Traditional Chinese Medicine
Ayurveda Yoga Retreats
"Yoga for the Mind"Yoga is more than just exercise. It is a wholistic health modality that can do as much good for your mental state as well as your health.
While working our body through the physical practices of yoga we can simultaneously harness our mental energies. We learn to observe the mind and notice how it wavers from concentration. This develops what is known in yoga as "witness consciousness".
The "witness consciousness" is the prized tool of the yogis. It allows us to develop self inquiry and insight so that we can know what we need to do for ourselves in any given situation, and even if we don't always get things right, how we can learn from that experience to do better next time. Ultimately, we become more 'mindful', developing more appropriate behaviors and decreasing stress in our lives.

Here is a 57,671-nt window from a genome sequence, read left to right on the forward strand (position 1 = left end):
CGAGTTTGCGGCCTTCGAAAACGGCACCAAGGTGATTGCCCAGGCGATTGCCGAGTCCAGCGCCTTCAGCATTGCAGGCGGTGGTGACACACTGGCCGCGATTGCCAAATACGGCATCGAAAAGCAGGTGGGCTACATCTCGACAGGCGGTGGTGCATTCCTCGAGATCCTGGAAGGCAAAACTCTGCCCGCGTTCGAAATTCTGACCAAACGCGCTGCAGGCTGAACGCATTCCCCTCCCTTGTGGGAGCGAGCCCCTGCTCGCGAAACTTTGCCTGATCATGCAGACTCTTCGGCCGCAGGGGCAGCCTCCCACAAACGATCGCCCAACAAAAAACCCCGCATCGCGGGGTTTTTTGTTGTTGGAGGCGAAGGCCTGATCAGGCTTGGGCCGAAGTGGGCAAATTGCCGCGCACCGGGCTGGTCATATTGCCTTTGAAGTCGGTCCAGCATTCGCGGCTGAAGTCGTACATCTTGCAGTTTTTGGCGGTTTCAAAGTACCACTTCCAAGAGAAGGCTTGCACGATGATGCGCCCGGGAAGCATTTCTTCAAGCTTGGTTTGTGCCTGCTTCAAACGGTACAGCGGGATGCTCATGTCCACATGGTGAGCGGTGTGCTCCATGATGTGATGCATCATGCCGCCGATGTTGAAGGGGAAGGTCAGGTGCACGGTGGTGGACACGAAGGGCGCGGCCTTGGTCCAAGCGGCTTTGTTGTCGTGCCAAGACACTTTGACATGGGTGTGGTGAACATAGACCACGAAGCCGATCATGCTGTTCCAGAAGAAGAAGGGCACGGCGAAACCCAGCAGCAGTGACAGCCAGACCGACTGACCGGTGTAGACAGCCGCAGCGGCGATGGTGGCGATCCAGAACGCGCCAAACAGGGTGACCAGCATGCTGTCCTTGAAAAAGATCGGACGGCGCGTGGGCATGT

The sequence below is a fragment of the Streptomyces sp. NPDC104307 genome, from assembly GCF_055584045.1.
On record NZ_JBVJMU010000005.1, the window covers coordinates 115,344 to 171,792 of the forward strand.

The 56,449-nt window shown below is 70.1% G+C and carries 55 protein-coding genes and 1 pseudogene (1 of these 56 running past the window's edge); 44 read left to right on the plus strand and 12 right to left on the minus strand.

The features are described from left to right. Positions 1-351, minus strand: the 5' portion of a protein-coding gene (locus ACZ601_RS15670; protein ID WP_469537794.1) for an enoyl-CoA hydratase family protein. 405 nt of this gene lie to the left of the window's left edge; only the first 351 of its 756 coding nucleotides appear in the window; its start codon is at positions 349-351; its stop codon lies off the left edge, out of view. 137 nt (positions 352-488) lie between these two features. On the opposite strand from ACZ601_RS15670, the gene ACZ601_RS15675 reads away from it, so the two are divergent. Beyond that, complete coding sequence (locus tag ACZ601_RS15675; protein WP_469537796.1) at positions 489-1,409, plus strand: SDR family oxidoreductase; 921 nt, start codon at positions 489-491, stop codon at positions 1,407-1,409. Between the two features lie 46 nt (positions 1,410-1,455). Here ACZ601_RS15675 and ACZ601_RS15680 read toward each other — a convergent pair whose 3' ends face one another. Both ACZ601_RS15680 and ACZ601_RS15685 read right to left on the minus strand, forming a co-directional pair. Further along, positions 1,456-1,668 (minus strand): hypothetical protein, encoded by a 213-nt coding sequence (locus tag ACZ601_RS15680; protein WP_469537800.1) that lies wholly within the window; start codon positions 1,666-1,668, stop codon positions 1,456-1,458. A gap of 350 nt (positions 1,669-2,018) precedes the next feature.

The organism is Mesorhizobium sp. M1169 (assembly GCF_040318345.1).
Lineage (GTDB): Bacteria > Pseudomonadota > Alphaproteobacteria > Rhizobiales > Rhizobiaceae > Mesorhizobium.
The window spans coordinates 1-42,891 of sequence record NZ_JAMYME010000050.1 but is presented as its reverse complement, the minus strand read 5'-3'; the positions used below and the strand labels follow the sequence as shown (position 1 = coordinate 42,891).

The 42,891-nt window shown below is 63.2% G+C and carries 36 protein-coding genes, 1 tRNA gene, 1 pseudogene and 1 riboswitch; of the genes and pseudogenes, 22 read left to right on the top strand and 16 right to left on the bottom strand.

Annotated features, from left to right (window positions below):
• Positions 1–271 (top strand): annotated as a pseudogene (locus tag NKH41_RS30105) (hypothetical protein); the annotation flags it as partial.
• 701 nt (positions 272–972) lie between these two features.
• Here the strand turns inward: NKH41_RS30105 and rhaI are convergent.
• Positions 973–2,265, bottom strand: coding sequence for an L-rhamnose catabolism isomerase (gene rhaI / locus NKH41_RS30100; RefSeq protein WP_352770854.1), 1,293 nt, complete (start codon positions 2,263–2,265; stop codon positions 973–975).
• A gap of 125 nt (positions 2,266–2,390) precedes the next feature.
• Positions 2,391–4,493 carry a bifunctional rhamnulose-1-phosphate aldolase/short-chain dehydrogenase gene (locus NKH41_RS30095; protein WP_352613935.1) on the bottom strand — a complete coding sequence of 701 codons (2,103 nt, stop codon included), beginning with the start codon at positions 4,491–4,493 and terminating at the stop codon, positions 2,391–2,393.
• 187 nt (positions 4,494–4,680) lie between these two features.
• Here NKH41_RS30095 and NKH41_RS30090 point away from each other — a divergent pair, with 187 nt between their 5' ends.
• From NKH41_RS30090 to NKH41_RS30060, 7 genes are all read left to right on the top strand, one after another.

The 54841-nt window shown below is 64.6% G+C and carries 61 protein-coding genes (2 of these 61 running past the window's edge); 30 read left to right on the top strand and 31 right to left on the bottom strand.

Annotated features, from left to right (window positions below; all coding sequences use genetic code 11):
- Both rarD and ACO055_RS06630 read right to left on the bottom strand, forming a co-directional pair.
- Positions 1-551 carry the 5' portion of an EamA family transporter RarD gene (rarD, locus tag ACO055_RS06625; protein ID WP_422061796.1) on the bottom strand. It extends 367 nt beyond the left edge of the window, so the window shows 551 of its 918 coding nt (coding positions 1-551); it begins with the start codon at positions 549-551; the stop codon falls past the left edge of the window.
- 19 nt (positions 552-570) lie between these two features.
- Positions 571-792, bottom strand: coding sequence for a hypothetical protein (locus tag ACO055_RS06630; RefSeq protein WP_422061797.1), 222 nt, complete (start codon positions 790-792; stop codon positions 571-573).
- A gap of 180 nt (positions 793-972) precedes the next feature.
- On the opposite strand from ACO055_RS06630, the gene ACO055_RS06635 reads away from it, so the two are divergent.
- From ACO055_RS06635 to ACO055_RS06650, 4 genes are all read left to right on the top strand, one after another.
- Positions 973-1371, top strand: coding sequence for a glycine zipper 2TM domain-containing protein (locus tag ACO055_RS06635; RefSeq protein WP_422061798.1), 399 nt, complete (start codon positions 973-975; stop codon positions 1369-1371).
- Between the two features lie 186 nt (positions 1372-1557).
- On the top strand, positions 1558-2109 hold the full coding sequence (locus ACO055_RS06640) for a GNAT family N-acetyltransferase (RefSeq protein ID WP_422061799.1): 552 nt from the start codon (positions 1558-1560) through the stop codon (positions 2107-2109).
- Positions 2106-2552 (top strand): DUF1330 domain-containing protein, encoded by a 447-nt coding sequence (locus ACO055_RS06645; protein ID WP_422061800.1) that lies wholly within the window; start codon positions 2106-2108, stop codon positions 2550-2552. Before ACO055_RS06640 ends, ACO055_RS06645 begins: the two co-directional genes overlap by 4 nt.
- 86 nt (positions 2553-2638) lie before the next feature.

Atma Saraswati says "How you do yoga is how you do life!" She encourages her students to explore their mental responses during the yoga practices. For example, how does your mind wander while you are focusing on your practice; does it get restless, bored, judgmental or reactionary; do you give up too easily or are you trying too hard, trying to be perfect or comparing yourself to others, giving yourself a hard time or taking the path of least resistance, can you hear your inner dialogue? Could these mental patterns be present in other areas of your life? If so - are they working for you? Once we acknowledge these patterns we can then be aware of how they operate in the "the big yoga classroom" - the outside world - at work and in our relationships. This means yoga is a moving meditation!
A good yoga class is nurturing and enriching. It is an environment in which we can let go of the outer world and be at one with ourselves. It leaves us feeling tuned up physically, and tuned in mentally. "Yoga", from the ancient Sanskrit language, means Union or Communion - between mind and body, the inner world and the outer world.